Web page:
Graduate & Postgraduate
Radiocarbon in Ecology and Earth System Science | University of California Irvine
A week long intensive short course that focuses on the uses of radiocarbon in ecology and earth system science. The course consists of classroom lectures and activities that provide an overview of radiocarbon in the current and past global carbon cycle as well as in the atmosphere, oceans and terrestrial ecosystems. Additionally, participants get hands-on instruction in creating a tracer-free lab environment and avoiding both field and laboratory contamination, collecting samples, choosing standards and blanks, processing and analyzing samples in the laboratory, and analyzing and interpreting radiocarbon data.
Responsibilities included instructing course participants in preparation of organic matter samples and standards for radiocarbon AMS analysis.
Coastal Watersheds | University of Texas at Austin
An upper-division elective for students majoring in Marine and Freshwater Biology. This is a field and laboratory based course that includes trips along the Texas coast and emphasizes river water sampling and flow measurement techniques that aims to enhance student understanding and ability to estimate the transport of water and materials from land into estuaries and coastal ocean environments.
Responsibilities included preparation of student samples for chemical analysis, aiding in analysis of student data, and assisting students in discussion of data interpretation.
Introduction to Oceanography | University of Texas at Austin
This course is designed for undergraduate non-science majors, but is also a prerequisite course for undergraduate students majoring in Marine and Freshwater Biology. The course takes a multidisciplinary approach to the exploration of the marine environment, covering physical, chemical, biological, and geological processes. A significant portion of the course is devoted to discussion about how the ocean directly influences human society, including its connections with climate and coastal economies.
The primary goal of the course is to enhance student knowledge of, and foster an appreciation for, the ocean and its resources. By the end of the course, students should have an understanding of basic oceanography concepts that should allow them to think critically about important contemporary environmental issues affecting the marine environment, including climate change, over-fishing, and water quality/pollution.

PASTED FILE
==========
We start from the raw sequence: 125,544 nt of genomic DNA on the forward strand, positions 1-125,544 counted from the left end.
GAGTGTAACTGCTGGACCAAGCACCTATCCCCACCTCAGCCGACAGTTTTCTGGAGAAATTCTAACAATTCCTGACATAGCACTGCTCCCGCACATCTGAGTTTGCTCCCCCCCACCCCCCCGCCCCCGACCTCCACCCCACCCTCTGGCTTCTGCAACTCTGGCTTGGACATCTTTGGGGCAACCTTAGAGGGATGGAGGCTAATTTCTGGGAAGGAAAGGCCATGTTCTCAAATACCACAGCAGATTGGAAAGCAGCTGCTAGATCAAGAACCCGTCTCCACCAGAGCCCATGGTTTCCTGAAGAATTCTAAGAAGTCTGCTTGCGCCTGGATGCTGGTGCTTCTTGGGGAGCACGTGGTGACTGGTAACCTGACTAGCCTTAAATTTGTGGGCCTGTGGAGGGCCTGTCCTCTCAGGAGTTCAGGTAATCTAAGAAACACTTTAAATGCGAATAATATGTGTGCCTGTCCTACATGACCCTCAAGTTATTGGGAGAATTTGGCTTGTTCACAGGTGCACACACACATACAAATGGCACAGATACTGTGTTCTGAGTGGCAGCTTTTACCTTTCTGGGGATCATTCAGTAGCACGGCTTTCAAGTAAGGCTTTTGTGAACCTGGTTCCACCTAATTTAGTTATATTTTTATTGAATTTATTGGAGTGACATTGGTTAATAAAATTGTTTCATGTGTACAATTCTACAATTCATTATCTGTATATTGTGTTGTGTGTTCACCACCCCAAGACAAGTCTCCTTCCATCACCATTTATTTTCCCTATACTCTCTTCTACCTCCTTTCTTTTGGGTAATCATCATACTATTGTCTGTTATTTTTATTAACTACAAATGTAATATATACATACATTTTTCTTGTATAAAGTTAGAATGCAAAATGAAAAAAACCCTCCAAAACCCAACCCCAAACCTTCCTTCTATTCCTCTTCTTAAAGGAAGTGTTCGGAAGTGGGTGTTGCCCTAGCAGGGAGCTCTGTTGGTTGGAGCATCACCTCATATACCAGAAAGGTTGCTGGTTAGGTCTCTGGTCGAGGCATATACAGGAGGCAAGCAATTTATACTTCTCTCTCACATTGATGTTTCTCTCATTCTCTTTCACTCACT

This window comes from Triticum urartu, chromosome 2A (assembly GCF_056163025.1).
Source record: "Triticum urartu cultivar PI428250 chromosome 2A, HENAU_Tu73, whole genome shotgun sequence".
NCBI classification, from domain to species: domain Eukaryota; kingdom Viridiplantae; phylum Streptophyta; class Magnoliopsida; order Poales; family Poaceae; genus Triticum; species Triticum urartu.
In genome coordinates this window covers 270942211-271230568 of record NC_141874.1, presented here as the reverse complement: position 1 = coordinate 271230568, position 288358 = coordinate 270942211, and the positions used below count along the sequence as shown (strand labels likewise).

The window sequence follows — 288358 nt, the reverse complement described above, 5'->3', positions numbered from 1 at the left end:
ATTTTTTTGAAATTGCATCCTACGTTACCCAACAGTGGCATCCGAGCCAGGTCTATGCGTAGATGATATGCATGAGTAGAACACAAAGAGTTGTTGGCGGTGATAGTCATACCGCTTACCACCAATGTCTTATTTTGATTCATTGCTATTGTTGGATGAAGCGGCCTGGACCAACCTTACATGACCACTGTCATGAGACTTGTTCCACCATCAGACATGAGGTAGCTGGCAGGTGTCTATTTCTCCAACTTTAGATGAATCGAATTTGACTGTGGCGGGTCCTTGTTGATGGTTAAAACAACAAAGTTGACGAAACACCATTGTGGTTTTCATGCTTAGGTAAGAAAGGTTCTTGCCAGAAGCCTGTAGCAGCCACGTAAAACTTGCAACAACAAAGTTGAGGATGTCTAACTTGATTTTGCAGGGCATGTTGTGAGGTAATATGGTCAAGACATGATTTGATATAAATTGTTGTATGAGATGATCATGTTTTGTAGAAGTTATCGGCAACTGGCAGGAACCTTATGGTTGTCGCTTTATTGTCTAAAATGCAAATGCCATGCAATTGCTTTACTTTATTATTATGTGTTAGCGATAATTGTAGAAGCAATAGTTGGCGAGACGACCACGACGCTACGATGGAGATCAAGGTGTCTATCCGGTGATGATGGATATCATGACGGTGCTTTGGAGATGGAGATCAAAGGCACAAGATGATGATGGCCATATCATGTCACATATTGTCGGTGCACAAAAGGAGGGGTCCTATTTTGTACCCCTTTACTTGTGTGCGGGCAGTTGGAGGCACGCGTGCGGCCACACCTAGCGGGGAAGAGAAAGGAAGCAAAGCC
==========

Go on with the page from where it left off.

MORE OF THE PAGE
Responsibilities as a teaching assistant for this course included assisting with weekly lectures, proctoring and grading exams, and assisting students with individual questions during office hours.
Introduction to Oceanography Laboratory | University of Texas at Austin
The is the accompanying laboratory course to the Introduction to Oceanography (MNS/GEO 307) lecture course. Similar to the lecture portion, the laboratory component is designed for non-science majors, but is also a prerequisite for undergraduate students majoring in Marine and Freshwater Biology. The laboratory sections are small classroom sizes (10-20 students) aimed at increasing student's understanding of basic oceanography concepts by providing students with a variety of hands on exercises that are integrated with the weekly lectures. The laboratory exercises emphasize key concepts from the lecture material and are designed to engage the students with experiments, data production & analysis, and critical thinking questions.
Responsibilities for this course included preparing weekly lectures (15 to 45 mins) to assist students in linking concepts discussed in lecture with laboratory exercises, grading student laboratory reports and assignments, and creating weekly quizzes and end of semester tests.
- Fall 2009
- Spring 2010